My grandfather was a Meiji man, born during the Meiji Era (1868-1912). When I was a young child, he once gave me a piece of advice on how to speak. “If you really think you are saying the right thing, you don’t have to shout. Speak in as small a voice as possible,” he said.

For some reason, his advice comes to my mind often these days, possibly because this is an era filled with loud, vociferous voices.

Aggressive tweets, loud exchanges of insults and all kinds of noisy disputes involving so many people characterize our age. Small voices seem to be good-for-nothing things doomed to be drowned out and ignored.

What did my late grandfather really mean? I found one intriguing passage in a book written by Masahiko Abe, a 52-year-old professor at the University of Tokyo.

“Words that are overwhelmed, weak and ineffective sometimes have rather greater significance in society,” Abe writes.

I visited Abe and asked him about my grandfather’s advice. Although I abruptly brought up the question, the English literature scholar enlightened me.

“English speakers, when they say something important, sometimes purposefully use the word ‘perhaps’ to tone down the rhetoric instead of trying to emphasize the importance of what they are saying,” he said. “The small voices (your grandfather talked about) may have the same effect.”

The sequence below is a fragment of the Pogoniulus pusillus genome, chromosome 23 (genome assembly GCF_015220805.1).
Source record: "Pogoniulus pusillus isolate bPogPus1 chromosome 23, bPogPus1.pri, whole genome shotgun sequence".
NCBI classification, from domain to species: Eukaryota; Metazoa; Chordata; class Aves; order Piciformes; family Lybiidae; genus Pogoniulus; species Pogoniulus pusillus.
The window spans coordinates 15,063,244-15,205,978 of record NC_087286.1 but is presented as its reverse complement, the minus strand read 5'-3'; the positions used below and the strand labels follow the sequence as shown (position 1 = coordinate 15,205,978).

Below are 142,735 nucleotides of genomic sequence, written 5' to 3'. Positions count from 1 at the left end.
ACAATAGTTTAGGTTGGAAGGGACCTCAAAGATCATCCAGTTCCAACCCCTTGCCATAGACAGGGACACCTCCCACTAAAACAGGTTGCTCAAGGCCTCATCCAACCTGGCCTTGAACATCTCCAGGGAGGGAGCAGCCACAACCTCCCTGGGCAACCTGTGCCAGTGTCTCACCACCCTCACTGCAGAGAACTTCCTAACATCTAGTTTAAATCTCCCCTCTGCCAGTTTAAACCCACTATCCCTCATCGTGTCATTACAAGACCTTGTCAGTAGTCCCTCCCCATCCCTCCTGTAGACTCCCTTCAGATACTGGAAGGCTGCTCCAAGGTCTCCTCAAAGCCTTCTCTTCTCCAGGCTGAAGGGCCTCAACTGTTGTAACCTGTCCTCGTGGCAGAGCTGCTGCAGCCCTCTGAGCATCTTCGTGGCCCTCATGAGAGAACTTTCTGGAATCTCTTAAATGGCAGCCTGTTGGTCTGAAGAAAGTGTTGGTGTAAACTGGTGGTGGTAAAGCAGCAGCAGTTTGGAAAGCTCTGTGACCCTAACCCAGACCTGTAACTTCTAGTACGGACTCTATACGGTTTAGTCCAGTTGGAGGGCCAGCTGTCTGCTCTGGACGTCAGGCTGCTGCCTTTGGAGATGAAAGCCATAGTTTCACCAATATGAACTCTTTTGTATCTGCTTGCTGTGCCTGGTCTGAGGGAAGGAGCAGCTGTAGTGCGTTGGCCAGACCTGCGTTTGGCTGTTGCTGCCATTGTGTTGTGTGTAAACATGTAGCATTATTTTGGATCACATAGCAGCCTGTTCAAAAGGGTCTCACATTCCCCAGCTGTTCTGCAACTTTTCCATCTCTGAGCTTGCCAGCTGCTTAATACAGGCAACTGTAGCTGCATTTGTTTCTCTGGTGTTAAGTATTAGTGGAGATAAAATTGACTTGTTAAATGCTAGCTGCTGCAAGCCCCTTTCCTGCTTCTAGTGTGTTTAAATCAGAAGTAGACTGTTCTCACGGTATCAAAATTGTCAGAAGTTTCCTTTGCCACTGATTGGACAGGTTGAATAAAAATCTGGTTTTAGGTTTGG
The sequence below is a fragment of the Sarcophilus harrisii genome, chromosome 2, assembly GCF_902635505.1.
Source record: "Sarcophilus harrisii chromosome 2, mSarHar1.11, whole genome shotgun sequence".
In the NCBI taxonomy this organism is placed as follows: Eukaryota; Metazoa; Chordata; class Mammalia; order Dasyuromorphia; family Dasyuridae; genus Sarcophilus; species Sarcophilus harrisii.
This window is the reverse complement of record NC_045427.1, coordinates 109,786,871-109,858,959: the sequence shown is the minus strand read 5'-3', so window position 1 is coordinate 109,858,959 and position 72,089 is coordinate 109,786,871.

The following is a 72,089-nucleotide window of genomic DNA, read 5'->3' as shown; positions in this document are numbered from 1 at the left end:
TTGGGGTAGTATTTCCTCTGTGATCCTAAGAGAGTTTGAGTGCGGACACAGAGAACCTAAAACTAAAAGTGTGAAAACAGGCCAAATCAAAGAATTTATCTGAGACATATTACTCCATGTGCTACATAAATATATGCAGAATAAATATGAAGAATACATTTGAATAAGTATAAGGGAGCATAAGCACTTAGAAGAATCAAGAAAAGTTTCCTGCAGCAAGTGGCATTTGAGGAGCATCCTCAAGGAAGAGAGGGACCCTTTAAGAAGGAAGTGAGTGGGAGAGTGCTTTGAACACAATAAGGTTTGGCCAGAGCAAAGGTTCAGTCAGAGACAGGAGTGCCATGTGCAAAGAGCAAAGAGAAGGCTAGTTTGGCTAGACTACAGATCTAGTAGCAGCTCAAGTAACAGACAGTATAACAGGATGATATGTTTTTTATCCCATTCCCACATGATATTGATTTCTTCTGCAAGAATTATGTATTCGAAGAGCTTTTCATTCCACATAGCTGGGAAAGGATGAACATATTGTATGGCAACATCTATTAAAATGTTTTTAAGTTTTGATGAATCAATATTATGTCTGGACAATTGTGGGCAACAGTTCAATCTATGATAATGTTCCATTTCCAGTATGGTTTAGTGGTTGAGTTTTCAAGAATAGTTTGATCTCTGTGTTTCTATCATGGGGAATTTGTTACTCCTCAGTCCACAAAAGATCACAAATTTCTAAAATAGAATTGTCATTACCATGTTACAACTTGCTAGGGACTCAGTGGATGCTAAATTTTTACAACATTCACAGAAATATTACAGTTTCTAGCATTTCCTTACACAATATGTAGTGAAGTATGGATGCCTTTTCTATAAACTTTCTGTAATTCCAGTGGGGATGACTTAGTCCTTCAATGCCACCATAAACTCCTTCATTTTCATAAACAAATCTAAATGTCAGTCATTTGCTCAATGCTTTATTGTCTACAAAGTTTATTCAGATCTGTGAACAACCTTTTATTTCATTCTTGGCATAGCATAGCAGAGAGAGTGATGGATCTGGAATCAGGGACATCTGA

Strong, assertive language can be counterproductive when you try to convey important messages.

When we whisper words of love, for instance, or when we have lost loved ones, or try to communicate something that is hard to be put into words, we have traditionally used rather weak and vague expressions, Abe pointed out.

Noriko Ibaragi (1926-2006), a Japanese poet, composed a short poem titled “Iitaku nai Kotoba” (Words best unsaid).

“Words that are stored/ In the bottom of our heart/ With strong pressure applied/ Would immediately lose their power/ If they are uttered/ Or written”

My grandfather, perhaps, meant that forced, barely audible voices could be a better vehicle for communicating an important message to others.

--The Asahi Shimbun, Sept. 15

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Vox Populi, Vox Dei is a popular daily column that takes up a wide range of topics, including culture, arts and social trends and developments. Written by veteran Asahi Shimbun writers, the column provides useful perspectives on and insights into contemporary Japan and its culture.